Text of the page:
AstraZeneca and Merck Seeking Lynparza Approval in Japan for Certain Breast Cancer Patients

AstraZeneca and Merck Seeking Lynparza Approval in Japan for Certain Breast Cancer Patients

AstraZeneca and Merck submitted a new drug application to Japan’s Pharmaceuticals and Medical Devices Agency (PMDA) seeking the approval of Lynparza (olaparib) tablets for the treatment of patients with unresectable or recurrent BRCA-mutated breast cancer. A decision by the agency is expected by the end of 2018.

This is the second new drug application for Lynparza submitted to the Japanese regulatory agency, which is currently reviewing the drug as an ovarian cancer treatment.

AstraZeneca and Merck also filed an application with the U.S. Food and Drug Administration earlier this month, requesting Lyparza approval for a similar breast cancer indication.

The submissions were based on data from the OlympiAD Phase 3 trial (NCT02000622), where Lynparza was shown to significantly delay cancer progression in HER2-negative, BRCA-mutated metastatic breast cancer patients, compared to standard chemotherapy.

The results were recently published in The New England Journal of Medicine in the study, “Olaparib for Metastatic Breast Cancer in Patients with a Germline BRCA Mutation.”

Lynparza, an oral PARP inhibitor, is already approved by the FDA for patients with recurrent ovarian cancer whose tumors carry a mutation in the BRCA gene. But preclinical data suggests it could also lead to positive outcomes in other BRCA-mutated cancers.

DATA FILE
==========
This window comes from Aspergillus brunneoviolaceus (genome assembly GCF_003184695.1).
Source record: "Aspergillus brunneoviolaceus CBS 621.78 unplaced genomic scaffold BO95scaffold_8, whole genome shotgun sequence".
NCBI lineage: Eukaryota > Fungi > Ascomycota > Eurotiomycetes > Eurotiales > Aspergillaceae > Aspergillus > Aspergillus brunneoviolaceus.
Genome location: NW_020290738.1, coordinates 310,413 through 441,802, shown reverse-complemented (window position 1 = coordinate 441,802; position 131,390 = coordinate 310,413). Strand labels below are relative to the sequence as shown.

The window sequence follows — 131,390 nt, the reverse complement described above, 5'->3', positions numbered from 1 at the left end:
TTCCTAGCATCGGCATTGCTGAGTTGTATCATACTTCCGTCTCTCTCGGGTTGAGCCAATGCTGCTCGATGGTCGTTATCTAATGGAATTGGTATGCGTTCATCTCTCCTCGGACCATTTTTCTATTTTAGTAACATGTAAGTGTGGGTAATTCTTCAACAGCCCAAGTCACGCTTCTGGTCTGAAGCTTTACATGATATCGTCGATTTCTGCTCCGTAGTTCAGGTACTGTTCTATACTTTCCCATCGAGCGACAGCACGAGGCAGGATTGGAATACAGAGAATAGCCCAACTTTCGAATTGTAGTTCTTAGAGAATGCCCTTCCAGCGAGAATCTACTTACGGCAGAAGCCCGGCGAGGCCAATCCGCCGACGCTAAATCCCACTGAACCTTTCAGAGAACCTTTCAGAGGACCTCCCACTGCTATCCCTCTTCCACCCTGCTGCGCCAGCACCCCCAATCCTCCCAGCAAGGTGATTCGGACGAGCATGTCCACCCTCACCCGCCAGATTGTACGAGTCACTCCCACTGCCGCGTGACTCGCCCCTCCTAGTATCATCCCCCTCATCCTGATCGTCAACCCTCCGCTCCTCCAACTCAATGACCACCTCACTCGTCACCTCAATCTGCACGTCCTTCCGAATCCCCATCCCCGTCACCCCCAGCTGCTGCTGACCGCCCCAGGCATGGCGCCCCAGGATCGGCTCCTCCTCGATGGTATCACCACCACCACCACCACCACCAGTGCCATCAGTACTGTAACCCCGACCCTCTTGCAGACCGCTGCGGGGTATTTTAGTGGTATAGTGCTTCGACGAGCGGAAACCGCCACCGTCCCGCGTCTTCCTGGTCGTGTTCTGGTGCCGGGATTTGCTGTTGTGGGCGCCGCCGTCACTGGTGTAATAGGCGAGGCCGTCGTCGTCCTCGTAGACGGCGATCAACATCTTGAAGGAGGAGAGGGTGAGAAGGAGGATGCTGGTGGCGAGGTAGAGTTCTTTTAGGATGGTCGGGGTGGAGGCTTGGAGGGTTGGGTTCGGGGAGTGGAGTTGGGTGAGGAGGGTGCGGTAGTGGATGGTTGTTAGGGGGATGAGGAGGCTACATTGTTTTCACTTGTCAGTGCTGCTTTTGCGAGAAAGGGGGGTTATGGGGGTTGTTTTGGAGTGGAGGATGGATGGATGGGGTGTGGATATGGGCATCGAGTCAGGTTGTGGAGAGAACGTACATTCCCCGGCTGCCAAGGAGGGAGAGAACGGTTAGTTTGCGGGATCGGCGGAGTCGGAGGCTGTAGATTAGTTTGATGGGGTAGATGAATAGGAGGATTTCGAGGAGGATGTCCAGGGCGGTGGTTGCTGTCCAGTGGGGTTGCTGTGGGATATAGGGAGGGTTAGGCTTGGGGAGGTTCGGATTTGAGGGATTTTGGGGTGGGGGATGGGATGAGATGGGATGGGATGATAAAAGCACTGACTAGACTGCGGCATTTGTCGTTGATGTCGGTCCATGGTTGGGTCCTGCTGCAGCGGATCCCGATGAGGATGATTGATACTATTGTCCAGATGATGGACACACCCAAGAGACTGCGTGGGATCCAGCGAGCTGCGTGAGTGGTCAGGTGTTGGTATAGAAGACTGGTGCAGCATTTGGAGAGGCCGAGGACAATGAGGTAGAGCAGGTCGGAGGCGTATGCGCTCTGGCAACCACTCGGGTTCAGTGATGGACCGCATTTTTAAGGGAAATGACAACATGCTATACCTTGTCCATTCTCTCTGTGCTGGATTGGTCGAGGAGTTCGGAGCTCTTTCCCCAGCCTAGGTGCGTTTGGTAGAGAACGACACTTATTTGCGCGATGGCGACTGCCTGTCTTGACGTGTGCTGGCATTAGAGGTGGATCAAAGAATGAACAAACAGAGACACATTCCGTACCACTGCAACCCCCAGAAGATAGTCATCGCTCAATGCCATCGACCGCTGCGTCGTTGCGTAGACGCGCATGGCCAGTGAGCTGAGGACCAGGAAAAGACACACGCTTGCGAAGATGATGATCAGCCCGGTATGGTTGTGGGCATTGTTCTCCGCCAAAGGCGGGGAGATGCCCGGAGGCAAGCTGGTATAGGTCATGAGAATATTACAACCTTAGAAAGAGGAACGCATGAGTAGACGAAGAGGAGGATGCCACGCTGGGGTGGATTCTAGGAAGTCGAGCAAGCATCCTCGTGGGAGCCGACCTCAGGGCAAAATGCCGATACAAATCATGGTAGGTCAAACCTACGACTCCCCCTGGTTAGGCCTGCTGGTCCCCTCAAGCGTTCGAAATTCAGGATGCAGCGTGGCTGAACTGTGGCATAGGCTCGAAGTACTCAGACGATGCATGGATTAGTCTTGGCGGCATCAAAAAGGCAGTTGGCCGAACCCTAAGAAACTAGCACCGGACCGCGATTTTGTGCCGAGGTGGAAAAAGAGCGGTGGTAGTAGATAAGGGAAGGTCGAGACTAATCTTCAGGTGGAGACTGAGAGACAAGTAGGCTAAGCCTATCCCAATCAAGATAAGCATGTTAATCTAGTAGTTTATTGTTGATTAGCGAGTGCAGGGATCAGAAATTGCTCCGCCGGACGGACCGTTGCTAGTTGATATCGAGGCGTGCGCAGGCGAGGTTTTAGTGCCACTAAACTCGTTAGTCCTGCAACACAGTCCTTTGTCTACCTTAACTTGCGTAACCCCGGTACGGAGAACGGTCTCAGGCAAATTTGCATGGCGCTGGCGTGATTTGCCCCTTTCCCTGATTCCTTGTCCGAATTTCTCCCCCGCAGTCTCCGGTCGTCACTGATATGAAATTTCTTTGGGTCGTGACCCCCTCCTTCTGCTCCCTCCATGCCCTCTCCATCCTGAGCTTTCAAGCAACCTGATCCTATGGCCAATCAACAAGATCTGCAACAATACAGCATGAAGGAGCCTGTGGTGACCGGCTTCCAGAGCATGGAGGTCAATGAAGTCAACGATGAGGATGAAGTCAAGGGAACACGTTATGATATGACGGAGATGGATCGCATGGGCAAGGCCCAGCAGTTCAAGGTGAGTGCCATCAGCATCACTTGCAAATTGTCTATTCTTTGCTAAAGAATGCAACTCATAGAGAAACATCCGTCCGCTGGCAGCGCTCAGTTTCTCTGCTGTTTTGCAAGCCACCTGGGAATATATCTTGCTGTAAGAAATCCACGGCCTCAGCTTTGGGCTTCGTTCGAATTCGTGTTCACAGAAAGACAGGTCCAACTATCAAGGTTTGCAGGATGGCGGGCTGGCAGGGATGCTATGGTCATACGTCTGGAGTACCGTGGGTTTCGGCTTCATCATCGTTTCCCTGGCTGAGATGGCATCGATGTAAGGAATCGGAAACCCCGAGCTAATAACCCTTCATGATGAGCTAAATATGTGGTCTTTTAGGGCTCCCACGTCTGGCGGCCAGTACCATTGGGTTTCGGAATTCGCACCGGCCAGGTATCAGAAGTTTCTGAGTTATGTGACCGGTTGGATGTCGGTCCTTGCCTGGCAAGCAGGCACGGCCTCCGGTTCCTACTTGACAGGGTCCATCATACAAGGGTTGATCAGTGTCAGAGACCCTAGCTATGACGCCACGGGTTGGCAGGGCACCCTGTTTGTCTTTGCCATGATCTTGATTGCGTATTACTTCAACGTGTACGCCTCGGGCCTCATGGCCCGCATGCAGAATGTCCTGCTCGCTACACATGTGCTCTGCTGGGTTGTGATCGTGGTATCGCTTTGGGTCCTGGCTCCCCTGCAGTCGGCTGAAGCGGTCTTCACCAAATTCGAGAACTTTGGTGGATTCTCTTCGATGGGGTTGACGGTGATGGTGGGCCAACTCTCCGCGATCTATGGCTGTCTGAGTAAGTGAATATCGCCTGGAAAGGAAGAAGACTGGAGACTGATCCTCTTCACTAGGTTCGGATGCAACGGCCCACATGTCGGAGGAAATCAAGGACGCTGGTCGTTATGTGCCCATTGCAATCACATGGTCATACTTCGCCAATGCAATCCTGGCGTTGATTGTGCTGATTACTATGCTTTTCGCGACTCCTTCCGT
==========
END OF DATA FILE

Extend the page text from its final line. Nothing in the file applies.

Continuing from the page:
The OlympiAD trial, conducted by researchers at Memorial Sloan-Kettering Cancer Center and colleagues at other international institutions, enrolled 302 patients with HER2-negative, BRCA-mutated metastatic breast cancer, who had received one or two prior chemotherapy regimens.

Participants were randomly assigned Lynparza tablets (300 mg twice daily) or a chemotherapy chosen by the physician — either Xeloda (capecitabine), Navelbine (vinorelbine), or Halaven (eribulin).

The study’s primary goal was to assess the time to disease progression or death, or progression-free survival. Secondary measures included overall survival, objective response rate, and time to second progression.

Patients in the Lynparza group lived for a median of 7.0 months without disease progression, compared to 4.2 months among those receiving chemotherapy. This meant that Lynparza reduced the risk of disease progression by 42%. The response rate was also higher in the Lynparza arm — 59.9% vs. 28.8%.

More patients in the chemotherapy arm experienced serious (grade 3 or higher) adverse events (50.5%) compared to those in the Lynparza group (4.9%).

“Among patients with HER2-negative metastatic breast cancer and a germline BRCA mutation, olaparib monotherapy provided a significant benefit over standard therapy,” the study concluded. “Larger studies that investigate the differential treatment effects of olaparib among subgroups, particularly those defined according to hormone-receptor status or previous use of platinum-based therapy, would be helpful.”

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